In 1955, two families in Hopkinsville, Kentucky survived one of the craziest alien encounters ever recorded. Not only did they see a flying saucer, but they engaged in a gunfight with the group of mysterious creatures and survived multiple attacks on their home. The story of the Kelly-Hopkinsville visitation is one of the most interesting tales of an extraterrestrial meeting. It fits into an interesting narrative of the many cryptid and UFO sightings that plagued the Eastern Seaboard in the mid-20th century.
At the time of the attacks, the Kelly-Hopkinsville encounter turned the nation on its head. The visitation happened in the middle of UFO fever, when everyone was seeing flying saucers. But there was something different about this case; not only did the people involved see a spacecraft, but they came face-to-face with the creatures who were piloting it.
Did 11 people really fight off aliens in 1955, or did they make the whole thing up?
As night fell on Kelly, an unincorporated area outside of Hopkinsville, Kentucky, on August 21, 1955, Billy Ray Taylor was taking a trip to the family well. He was staying in Glennie Lankford's farm house with the Sutton family and others, some of which, like Taylor, had recently left the carnival life. As Taylor drew his water, something bright shot across the sky.
Taylor believed that he saw a spaceship zip through the clouds and land behind a patch of trees. However, when he told everyone inside about the "round, metallic object, with rainbow-colored streaks trailing behind it," no one believed him. Apparently, Taylor was known to tell tall tales, so everyone assumed he was trying to get a rise out of them.
No one believed Billy when he told them about seeing a spaceship pass overhead, but he was convincing enough that his friend Lucky went back to the well with him to check it out. There was nothing at the well, but on their way back to the house, the two men saw a glowing figure walking out of the woods, holding its hands over its head. The two men ran back to the house and began to barricade the doors.
The initial news report of the case claims that there were 12 creatures surrounding the household that evening. The "little grey men" seemed confused; they approached the house one by one and acted very strange. They peeked through the windows, tried to get in through the front door, and even floated up into a tree at one point.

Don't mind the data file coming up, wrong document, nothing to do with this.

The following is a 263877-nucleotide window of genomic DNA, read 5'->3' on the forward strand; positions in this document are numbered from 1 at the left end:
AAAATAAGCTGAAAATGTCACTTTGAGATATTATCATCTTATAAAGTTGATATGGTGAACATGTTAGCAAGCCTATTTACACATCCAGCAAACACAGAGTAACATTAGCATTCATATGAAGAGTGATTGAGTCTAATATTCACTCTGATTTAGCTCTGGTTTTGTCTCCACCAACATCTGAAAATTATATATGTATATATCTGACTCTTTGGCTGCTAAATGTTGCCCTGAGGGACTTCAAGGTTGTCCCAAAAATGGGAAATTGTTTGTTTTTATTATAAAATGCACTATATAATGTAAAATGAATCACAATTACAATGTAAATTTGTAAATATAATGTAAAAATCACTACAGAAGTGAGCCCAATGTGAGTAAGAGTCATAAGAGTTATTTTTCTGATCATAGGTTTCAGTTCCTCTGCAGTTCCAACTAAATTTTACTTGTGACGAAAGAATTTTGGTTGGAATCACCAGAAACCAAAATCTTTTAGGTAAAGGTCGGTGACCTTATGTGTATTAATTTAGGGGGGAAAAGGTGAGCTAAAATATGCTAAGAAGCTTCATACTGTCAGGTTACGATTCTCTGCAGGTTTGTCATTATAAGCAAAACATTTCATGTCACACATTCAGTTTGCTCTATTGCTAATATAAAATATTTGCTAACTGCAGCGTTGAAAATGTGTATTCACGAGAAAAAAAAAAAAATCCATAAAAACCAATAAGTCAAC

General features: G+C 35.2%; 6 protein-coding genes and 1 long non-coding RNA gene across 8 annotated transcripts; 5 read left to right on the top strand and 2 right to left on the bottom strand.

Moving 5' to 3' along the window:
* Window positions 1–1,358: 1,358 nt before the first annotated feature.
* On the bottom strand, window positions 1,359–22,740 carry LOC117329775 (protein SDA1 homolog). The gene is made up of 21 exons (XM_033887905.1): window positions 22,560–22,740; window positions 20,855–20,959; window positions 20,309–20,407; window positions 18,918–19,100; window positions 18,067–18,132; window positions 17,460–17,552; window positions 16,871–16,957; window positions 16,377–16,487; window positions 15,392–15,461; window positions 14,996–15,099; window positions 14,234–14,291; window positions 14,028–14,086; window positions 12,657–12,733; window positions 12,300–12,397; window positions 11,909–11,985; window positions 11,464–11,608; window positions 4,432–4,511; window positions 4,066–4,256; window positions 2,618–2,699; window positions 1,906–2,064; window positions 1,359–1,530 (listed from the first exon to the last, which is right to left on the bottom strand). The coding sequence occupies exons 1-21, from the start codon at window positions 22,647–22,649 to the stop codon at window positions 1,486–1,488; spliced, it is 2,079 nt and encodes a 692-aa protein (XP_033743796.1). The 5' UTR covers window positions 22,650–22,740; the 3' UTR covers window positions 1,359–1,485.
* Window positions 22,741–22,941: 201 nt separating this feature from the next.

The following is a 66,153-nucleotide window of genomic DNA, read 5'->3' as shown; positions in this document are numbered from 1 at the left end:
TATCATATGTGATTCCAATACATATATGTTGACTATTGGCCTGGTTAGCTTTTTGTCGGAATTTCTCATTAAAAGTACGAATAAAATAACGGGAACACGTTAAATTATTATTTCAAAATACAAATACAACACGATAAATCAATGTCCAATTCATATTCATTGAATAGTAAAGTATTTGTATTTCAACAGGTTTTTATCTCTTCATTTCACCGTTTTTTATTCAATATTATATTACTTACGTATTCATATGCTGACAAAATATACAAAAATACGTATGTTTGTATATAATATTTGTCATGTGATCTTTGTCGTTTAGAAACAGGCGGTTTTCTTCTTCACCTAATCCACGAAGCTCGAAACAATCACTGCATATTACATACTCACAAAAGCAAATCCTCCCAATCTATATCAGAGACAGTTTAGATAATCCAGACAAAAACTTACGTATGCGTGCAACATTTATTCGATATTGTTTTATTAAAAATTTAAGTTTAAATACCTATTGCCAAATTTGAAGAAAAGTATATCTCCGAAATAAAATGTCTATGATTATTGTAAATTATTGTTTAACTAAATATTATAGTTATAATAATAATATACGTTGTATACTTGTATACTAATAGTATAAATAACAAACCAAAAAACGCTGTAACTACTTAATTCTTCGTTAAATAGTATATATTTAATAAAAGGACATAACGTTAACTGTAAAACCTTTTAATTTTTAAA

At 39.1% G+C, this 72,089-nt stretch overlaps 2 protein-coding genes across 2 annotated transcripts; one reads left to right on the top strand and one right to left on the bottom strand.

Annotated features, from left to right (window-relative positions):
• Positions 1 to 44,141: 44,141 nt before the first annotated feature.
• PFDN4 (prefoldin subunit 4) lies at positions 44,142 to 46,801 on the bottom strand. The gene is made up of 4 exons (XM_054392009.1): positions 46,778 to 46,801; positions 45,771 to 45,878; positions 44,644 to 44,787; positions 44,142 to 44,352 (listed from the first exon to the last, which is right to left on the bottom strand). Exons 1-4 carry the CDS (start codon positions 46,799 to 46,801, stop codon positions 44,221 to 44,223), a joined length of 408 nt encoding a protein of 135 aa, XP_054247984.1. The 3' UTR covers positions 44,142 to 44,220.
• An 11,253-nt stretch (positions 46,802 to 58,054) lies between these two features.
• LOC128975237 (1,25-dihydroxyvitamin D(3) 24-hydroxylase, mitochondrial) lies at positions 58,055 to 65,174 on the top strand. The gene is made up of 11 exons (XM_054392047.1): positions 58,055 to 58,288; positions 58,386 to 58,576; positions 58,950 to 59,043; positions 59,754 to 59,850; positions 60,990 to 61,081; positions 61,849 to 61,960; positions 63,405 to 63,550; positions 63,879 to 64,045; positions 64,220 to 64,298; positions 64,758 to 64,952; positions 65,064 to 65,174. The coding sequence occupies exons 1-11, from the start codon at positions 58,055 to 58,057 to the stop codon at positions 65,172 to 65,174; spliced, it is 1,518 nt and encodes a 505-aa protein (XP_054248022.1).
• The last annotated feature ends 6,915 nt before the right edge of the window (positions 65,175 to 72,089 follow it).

The families armed themselves with a 12-gauge shotgun and a .22 caliber rifle, and they waited. When one of the creatures pressed its face against a screen window, Billy Ray Taylor fired, but nothing happened. The screen was destroyed but the creature simply disappeared.
Taylor, Lucky, and some of the other men went outside, where they were nearly ambushed by a creature waiting for them on the roof - a taloned claw allegedly swiped at Taylor before floating away. After going back inside, more creatures appeared and more shots were fired, but the bullets didn't affect the creatures. They family said the sound of the bullets hitting the creatures was similar to that of ammunition hitting a sheet of metal.
After the one-sided gun battle, the families settled down and tried to figure out what to do next. The elderly Glennie Lankford came to the conclusion that the small gray creatures with "spindly, useless legs, and human-like hands" weren't trying to harm anyone, but she also didn't want them on her property. When the group felt the coast was clear, everyone piled into their cars and drove to the police station in Hopkinsville.
When the family arrived, they were pretty freaked out. The police didn't know how to handle the situation; it occurred 8 years after the Roswell incident, and everyone was seeing flying saucers. The cops went out to the farmhouse to investigate, but all they found were signs of a gun battle.
Information travels quickly in a rural area like Hopkinsville, and within the hour, the small farm house was crawling with police and members of the local media. From there, the story exploded.